- Author: Kathy Keatley Garvey
What better way to celebrate Aggie Spirit Week, Oct. 10-16, on the UC Davis campus than to
- See specimens and live insects at the Bohart Museum of Entomology during the week, Oct. 10-13?
- Attend a Bohart Museum-hosted lecture on scientific illustrator Mary Foley Benson on Saturday, Oct. 15?
- Attend a Bohart open house themed "Insects, Art and Culture" on Saturday, Oct. 15?
Aggie Spirit Week, which began Monday, Oct. 10 and continues through Sunday, Oct. 16, is a celebration of "Homecoming, The Golden Society, Parent and Family Weekend and campus-wide events for Aggies across the globe," officials said.
Spirit Week. The Bohart Museum, home of a worldwide collection of eight million insect specimens, a live "petting zoo" (Madagascar hissing cockroaches stick insects and tarantulas), and a gift shop stocked with insect-themed items, is participating in Aggie Spirit Week four days this week (Monday through Thursday). Hours are from 9 a.m. to noon and from 1 to 5 p.m. The insect museum is located in Room 1124 of the Academic Surge Building on Crocker Lane.
Open House! On Saturday, Oct. 15, a special open house on "Insects, Art and Culture" will take place from 1 to 4 p.m. in the Bohart Museum. It's free and family friendly. "Come and learn about insects through the lenses of art and culture," said Tabatha Yang, education and outreach coordinator. "This event is part of Spirit Week for Aggie students, parents and alumni, but all are welcome."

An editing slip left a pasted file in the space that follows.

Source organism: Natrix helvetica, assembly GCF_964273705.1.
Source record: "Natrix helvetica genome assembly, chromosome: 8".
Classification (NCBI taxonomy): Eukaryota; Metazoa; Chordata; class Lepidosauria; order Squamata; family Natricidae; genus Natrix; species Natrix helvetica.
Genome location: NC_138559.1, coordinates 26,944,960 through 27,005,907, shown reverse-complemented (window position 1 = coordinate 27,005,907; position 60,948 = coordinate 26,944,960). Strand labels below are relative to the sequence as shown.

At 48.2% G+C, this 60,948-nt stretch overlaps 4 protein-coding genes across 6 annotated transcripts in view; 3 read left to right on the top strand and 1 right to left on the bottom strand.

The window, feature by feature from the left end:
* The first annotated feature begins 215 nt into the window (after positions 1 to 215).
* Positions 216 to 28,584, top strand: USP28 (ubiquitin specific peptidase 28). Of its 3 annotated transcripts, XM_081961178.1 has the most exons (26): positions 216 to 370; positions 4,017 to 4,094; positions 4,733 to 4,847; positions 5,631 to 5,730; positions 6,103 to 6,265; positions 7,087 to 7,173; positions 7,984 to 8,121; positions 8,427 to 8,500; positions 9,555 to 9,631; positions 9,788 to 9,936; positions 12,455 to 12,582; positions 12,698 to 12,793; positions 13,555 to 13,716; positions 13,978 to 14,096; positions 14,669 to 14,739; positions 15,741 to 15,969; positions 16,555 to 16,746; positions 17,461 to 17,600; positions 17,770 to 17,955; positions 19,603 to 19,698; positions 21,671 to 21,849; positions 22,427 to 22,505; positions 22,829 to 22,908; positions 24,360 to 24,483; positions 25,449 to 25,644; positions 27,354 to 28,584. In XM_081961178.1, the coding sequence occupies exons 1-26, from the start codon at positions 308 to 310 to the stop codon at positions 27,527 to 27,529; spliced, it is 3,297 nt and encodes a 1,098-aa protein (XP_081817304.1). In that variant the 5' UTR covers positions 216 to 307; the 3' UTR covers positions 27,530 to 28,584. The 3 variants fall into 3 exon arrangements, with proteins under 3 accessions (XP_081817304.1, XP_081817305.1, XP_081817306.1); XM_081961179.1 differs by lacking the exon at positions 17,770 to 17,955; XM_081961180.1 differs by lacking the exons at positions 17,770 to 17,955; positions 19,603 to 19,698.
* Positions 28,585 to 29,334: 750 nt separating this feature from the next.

Seminar on Mary Foley Benson. One of the highlights of Aggie Spirit Week will be a seminar on the life and work of noted scientific illustrator Mary Foley Benson.Srdan Tunic, a candidate for a master's degree in art history, will present the seminar from 11 a.m. to noon, Oct. 15, in Room 1010 TLC Teaching and Learning Complex, 482 Hutchison Drive.
Benson (1905-1992), internationally known for her entomology and horticulture illustrations, served as scientific illustrator for the U.S. Department of Agriculture's Bureau of Entomology and the Smithsonian Institution. Later, as a resident of Davis, she engaged in other projects, including working for UC Davis entomologists. Much of her work appears in campus buildings, including Briggs Hall, home of the Davis Department of Entomology and Nematology, and the Bohart Museum of Entomology. (See research story on Mary Foley Benson by forest entomologist Malcolm Furniss)
Tunic has spent the last year researching her life and work. He is one of the co-founders of initiatives Street Art Walks Belgrade, Kustosiranje / About and Around Curating. A graduate of the University of Belgrade and University of the Arts in Belgrade, Serbia, he holds degrees in both art history and cultural management. He anticipates receiving his master's degree from UC Davis in June 2023.
History of Bohart Museum. The UC Davis museum, founded in 1946 by noted entomologist Richard M. Bohart (1913-2007), is dedicated to teaching, research and service. It originated with two Schmitt boxes of insect specimens that Bohart had collected. The university named it the R. H. Bohart Museum of Entomology in 1982. Its insect collection is now the seventh largest in North America and includes terrestrial and fresh water arthropods. The museum is also home of the California Insect Survey, a storehouse of the insect biodiversity of California's deserts, mountains, coast, and the Great Central Valley.
Directed by Lynn Kimsey, UC Davis distinguished professor of entomology, the insect museum is open to the public year-around (except for holidays) Monday through Thursday from 9 a.m. to noon an from 1 to 5 p.m. It is closed to the public on Friday to enable research activities. Admission is free. For more information, access the website or contact the museum at firstname.lastname@example.org.